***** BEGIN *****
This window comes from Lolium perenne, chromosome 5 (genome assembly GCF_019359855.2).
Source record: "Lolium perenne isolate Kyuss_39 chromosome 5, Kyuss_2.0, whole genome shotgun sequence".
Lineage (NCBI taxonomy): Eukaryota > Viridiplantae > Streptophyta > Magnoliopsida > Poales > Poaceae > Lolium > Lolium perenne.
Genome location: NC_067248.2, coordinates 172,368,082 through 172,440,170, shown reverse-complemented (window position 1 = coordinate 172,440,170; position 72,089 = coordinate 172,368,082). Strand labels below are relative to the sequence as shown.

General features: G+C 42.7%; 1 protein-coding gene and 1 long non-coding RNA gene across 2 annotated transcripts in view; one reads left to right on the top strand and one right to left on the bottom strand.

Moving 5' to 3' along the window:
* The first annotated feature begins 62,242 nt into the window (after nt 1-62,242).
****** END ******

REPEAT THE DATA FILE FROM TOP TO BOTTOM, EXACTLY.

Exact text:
This window comes from Lolium perenne, chromosome 5 (genome assembly GCF_019359855.2).
Source record: "Lolium perenne isolate Kyuss_39 chromosome 5, Kyuss_2.0, whole genome shotgun sequence".
Lineage (NCBI taxonomy): Eukaryota > Viridiplantae > Streptophyta > Magnoliopsida > Poales > Poaceae > Lolium > Lolium perenne.
Genome location: NC_067248.2, coordinates 172,368,082 through 172,440,170, shown reverse-complemented (window position 1 = coordinate 172,440,170; position 72,089 = coordinate 172,368,082). Strand labels below are relative to the sequence as shown.

General features: G+C 42.7%; 1 protein-coding gene and 1 long non-coding RNA gene across 2 annotated transcripts in view; one reads left to right on the top strand and one right to left on the bottom strand.

Moving 5' to 3' along the window:
* The first annotated feature begins 62,242 nt into the window (after nt 1-62,242).